Tuesday, 13 September 2016

Basel changes: reforms of banking lending

Property speculators are unlikely to want Basel IV changes, which are likely to be implemented in 2019, according to this article published by Reuters:

http://www.reuters.com/article/us-basel-banks-regulations-idUSKCN11J22O

I personally believe that more capital in banks deposits and lending that reflects risk and opportunity can only be a good thing for an economy.  Given that market conditions suggest lenders have been fuelling speculative lending I expect to see further value wiped off bank stocks in the coming days.

This article make special mention of the CBA but actually suggests that all major Australian lenders are struggling with bad debts.  Do I think that lenders have been fuelling speculative lending?  Yes, I do.  Do I think that a major correction to the tune of a trillion dollars is due on the ASX in the next couple of days?  Yes, I think that's likely.  Do I think we are headed for major economic pain?  Yes, short term pain, long term societal benefit if a down turn is allowed to occur and government make intelligent changes to government spending that encourage the circulation of money and personal responsibility while rewarding effort.

http://www.abc.net.au/news/2016-05-09/commonwealth-bank-third-quarter-trading-update/7395078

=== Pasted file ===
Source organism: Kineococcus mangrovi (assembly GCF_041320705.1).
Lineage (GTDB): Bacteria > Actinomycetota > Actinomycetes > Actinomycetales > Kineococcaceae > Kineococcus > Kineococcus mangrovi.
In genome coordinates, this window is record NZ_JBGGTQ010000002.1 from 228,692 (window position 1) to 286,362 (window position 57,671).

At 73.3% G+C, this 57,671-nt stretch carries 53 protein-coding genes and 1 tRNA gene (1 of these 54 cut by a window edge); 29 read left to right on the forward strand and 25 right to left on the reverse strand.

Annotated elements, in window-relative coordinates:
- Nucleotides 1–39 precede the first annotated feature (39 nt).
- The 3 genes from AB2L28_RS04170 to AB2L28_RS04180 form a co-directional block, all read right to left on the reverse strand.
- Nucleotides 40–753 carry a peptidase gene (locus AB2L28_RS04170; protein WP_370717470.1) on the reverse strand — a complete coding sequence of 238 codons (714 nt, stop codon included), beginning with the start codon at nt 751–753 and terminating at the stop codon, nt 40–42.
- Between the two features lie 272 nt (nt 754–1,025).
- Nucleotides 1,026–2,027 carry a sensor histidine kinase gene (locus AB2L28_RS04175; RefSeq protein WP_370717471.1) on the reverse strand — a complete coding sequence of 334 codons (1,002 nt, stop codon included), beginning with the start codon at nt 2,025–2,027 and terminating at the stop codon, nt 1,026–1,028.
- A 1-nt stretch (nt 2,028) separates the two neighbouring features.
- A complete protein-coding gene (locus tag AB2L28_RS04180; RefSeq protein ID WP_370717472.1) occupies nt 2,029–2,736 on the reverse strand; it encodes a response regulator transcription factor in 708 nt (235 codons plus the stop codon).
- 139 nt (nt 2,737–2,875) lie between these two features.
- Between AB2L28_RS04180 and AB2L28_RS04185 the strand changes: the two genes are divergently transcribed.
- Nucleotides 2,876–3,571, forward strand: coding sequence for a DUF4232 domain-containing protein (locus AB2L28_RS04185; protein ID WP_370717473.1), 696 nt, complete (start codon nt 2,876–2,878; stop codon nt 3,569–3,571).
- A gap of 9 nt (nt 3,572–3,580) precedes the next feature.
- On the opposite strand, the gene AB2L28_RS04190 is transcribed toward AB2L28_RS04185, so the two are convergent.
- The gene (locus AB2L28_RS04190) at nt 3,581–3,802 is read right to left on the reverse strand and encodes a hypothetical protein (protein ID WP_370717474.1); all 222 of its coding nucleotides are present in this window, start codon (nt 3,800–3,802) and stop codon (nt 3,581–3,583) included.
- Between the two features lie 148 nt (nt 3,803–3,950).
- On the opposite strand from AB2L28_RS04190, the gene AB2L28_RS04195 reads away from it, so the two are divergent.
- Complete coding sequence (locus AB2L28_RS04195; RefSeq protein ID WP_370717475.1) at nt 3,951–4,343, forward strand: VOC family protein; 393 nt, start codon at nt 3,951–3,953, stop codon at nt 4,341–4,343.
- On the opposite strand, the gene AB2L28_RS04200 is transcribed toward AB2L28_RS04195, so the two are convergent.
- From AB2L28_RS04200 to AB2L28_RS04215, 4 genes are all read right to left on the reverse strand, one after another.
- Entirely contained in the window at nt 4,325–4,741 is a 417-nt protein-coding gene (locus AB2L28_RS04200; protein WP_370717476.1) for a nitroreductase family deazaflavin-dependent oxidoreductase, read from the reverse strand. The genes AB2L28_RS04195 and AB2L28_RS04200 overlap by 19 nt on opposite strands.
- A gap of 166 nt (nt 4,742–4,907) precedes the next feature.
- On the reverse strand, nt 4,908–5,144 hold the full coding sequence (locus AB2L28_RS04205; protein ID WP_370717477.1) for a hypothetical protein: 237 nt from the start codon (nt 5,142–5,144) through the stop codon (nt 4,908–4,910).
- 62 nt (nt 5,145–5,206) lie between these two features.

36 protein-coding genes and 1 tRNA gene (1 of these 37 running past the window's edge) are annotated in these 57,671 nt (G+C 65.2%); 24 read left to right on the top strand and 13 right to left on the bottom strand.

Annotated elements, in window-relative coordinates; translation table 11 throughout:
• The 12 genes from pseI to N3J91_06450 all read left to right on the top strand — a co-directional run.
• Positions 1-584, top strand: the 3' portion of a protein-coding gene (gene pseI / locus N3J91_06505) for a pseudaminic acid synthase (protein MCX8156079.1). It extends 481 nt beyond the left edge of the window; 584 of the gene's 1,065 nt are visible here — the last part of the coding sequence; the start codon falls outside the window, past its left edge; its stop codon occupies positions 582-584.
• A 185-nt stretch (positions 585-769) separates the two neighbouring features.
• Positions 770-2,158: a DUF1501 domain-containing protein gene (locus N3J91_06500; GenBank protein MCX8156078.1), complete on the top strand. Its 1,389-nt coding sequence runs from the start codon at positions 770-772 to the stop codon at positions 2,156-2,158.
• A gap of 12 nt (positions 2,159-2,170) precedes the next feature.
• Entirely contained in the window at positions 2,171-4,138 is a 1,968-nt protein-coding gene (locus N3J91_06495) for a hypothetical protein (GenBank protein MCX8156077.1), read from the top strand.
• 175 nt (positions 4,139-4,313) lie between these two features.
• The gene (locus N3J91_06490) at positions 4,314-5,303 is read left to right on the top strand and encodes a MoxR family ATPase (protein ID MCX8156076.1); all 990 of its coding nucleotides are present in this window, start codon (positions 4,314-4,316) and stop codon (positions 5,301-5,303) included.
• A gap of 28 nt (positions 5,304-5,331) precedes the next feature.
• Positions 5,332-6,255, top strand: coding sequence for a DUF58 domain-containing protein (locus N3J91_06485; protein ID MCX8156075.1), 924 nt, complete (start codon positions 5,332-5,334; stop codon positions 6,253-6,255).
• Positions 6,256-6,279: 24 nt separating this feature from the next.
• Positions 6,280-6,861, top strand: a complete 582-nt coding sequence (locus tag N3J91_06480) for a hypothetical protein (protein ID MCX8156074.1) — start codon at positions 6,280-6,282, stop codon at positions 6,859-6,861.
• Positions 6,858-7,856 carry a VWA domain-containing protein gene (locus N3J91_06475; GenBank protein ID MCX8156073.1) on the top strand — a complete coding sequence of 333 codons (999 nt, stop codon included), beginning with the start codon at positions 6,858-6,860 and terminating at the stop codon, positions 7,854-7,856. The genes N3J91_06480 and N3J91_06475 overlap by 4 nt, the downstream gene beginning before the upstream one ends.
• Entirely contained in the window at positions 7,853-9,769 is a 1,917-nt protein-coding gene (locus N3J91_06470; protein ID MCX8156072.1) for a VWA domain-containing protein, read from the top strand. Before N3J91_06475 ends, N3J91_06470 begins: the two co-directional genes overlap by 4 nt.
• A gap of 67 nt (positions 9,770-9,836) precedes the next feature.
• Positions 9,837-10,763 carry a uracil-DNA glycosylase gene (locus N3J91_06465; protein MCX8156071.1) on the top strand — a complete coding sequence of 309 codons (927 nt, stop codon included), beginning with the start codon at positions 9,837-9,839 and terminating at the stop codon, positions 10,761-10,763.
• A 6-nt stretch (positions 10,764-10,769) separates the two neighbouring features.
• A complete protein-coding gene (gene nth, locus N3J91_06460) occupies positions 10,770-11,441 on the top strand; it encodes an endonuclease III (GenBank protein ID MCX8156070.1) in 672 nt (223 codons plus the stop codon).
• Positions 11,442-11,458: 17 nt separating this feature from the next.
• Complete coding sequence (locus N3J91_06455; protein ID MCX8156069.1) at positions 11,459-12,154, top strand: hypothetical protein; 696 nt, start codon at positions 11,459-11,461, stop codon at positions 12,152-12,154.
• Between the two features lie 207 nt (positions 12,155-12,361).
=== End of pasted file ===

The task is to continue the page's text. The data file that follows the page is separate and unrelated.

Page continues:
Here's what I would consider if I was the government:

  • entirely abolishing SMSF direct property investment
  • no mortgages for property investors
  • mortgages for over sixties for primary properties only and a minimum deposit of 60%
  • abolish reverse mortgages
  • require credit card companies to look at cutting those on government pension and/ or limiting their total credit card line to $5000
  • spend money on public service jobs that provide essential services
  • cut funding to Universities and cap numbers to the top 20% of the population in terms on academic excellence
  • reduce single parent cash payments to bring numbers to more sustainable levels and discourage families from breaking up to increase welfare payments (ensure it is enough for basics)
  •  reduce rent assistance to families who subsidise landlords 
  • build more public housing (provides local skilled jobs)
  • abolish the job networks and instead encourage job seekers to engage with local TAFEs who can run literacy, numeracy, skilled courses and job seeking courses
  • increase funding to TAFEs

Disclaimer: this is my opinion only.  Those seeking professional advice should engage relevant qualified people.

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